Aquatic Biodiversity across Temporal and Spatial Scales
Group leader: Robert Ptacnik
AquaScale studies biodiversity of aquatic communities across temporal and spatial scales. AquaScale addresses teh factors governing biodiversity, and the relationship between diversity and functioning of communities. We combine long-term research with experiments to better understand the consequences of global change on our natural resources.
• Experimental plankton ecology
• Biodiversity research
• Spatial ecology & Conservation
Link: AquaScale Lab
Fluvial Biogeochemistry and Ecology
Group leader: Gabriele Weigelhofer
We investigate how climate change and land use intensification impact the integrity and functioning of streams and rivers. Our research is dedicated to increasing our mechanistic understanding of the resilience and resistance of benthic and hyporheic biofilm functions to stressors such as intermittency, warming, pollution, and hydro-morphological changes. Furthermore, we focus on Citizen Science, science education and communication to help bridging the gap between science and the public.
• Nutrient spiralling from biofilm to stream scale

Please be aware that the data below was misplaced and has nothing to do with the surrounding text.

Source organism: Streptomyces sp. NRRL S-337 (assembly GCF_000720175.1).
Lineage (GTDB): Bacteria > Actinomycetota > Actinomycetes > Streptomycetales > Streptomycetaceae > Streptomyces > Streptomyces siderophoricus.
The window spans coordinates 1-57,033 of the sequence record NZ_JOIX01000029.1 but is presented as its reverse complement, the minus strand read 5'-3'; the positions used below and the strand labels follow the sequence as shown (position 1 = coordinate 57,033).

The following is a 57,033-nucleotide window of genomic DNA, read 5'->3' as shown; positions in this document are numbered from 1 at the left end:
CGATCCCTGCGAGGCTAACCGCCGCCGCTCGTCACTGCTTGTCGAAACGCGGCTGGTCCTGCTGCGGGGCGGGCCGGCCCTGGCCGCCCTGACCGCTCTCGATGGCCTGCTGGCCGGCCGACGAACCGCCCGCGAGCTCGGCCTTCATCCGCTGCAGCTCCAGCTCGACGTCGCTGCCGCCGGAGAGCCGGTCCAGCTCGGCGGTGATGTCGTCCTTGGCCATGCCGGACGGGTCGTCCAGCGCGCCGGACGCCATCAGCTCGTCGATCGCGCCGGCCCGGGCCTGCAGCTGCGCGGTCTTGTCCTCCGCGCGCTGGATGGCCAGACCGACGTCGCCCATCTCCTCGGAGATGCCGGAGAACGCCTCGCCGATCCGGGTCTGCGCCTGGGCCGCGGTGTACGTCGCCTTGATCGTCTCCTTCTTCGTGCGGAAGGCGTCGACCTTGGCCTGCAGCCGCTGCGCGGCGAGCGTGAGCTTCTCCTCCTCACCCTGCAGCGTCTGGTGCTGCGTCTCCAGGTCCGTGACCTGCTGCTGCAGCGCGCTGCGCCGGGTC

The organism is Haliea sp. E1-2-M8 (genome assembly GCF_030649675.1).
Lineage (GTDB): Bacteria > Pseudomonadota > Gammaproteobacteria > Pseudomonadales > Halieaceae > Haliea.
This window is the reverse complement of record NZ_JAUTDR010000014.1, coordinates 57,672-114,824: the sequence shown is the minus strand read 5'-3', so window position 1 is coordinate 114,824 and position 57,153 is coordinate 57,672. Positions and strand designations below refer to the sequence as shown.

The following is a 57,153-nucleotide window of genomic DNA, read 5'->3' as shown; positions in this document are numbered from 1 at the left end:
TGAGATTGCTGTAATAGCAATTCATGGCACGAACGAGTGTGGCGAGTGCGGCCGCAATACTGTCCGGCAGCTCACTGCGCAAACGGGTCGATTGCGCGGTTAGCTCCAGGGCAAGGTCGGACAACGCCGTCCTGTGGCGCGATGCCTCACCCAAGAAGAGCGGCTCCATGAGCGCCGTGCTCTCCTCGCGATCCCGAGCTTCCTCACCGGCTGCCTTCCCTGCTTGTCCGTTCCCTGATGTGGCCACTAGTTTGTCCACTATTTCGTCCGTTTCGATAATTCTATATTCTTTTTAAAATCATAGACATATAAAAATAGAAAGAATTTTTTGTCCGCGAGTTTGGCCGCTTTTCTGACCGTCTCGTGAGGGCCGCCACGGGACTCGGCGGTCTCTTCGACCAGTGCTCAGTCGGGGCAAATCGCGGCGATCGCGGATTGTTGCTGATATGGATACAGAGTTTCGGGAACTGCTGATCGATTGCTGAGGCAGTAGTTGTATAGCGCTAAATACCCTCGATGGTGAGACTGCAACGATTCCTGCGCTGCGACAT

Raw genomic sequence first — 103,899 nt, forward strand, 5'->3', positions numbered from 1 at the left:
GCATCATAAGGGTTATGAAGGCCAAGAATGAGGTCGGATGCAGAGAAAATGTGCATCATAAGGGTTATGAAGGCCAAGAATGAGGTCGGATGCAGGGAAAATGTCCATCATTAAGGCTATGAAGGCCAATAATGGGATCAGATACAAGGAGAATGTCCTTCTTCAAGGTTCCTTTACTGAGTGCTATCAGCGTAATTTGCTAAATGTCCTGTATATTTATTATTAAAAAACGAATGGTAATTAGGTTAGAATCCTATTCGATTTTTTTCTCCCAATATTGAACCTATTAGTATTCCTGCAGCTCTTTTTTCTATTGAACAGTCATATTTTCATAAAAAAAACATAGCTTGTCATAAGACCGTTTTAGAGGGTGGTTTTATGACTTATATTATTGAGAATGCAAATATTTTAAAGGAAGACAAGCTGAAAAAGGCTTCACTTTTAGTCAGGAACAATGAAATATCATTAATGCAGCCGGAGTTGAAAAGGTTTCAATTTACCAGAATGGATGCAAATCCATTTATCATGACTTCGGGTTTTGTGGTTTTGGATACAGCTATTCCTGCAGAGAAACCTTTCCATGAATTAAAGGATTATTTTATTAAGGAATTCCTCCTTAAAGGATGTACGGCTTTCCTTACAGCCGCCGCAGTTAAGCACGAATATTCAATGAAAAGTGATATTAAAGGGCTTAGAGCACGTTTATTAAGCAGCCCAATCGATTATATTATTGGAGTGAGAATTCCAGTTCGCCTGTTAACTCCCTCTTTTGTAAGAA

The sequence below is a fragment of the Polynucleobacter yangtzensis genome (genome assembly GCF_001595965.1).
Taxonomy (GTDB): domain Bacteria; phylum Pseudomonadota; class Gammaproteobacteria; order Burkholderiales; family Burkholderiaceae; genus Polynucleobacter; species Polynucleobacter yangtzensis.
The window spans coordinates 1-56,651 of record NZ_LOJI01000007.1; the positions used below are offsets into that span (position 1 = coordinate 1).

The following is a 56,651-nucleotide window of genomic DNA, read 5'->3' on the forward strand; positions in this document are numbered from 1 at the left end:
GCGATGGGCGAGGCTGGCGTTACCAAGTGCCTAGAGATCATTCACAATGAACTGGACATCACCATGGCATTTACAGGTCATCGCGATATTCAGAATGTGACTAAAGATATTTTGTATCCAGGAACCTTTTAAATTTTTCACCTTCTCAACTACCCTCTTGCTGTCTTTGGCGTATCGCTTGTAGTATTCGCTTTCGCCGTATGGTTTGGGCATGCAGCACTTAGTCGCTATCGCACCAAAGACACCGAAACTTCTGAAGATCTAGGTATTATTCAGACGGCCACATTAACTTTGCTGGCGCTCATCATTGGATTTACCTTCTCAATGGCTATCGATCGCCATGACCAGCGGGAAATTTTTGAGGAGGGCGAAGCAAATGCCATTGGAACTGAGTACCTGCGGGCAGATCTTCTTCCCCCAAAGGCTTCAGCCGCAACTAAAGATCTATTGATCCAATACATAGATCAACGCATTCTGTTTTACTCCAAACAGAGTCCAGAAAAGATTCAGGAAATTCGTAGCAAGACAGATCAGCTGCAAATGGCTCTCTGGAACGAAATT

• Resistance and resilience of biofilm processes to global change
• Participatory environmental research
Carbon Cycling and the Role of Microbes from Source to Sea
Group leader: Katrin Attermeyer
Carbocrobe is dedicated to better understand and unravel the mysteries of the smallest organisms involved in the turnover of carbon in freshwaters from source to sea. We use experimental and field studies to uncover the role of microbes in carbon and other nutrient cycles in aquatic ecosystems.
• Aquatic Microbial Ecology
• Carbon Cycling from Source to Sea
• Environmental Change Research
Aquatic Lipid Research and Ecotoxicology
Group leader: Martin Kainz
Aquatic organisms acquire dietary nutrients, but also toxic substances. LIPTOX investigates the origin and composition of nutrition in different waters. Questions of special interest are, which diet delivers the most nutritious and physiologically required compounds, in particular lipids and their fatty acids, and which diets convey the least toxic substances. That is not only important for aquatic organisms, but also for humans as ultimate consumers at the top of the food chain.
• Aquatic food webs
• Trophic lipid research
Aquatic Biodiversity and Entomology Research
Group leader: Simon Vitecek
Insects arguably contribute a significant portion of macrospcopic biodiversity in freshwater ecosystems. Focus of the working group is on diversity of aquatic insects, their evolutionary ecology and the constraining factors controlling local and regional biodiversity patterns in this group. Further, the importance of diversity as source of ecosystem function and connectivity shall be examined.
• Taxonomy and Systematics of Trichoptera and Plecoptera
• Aquatic biodiversity
• Evolutionary ecology of aquatic invertebrates models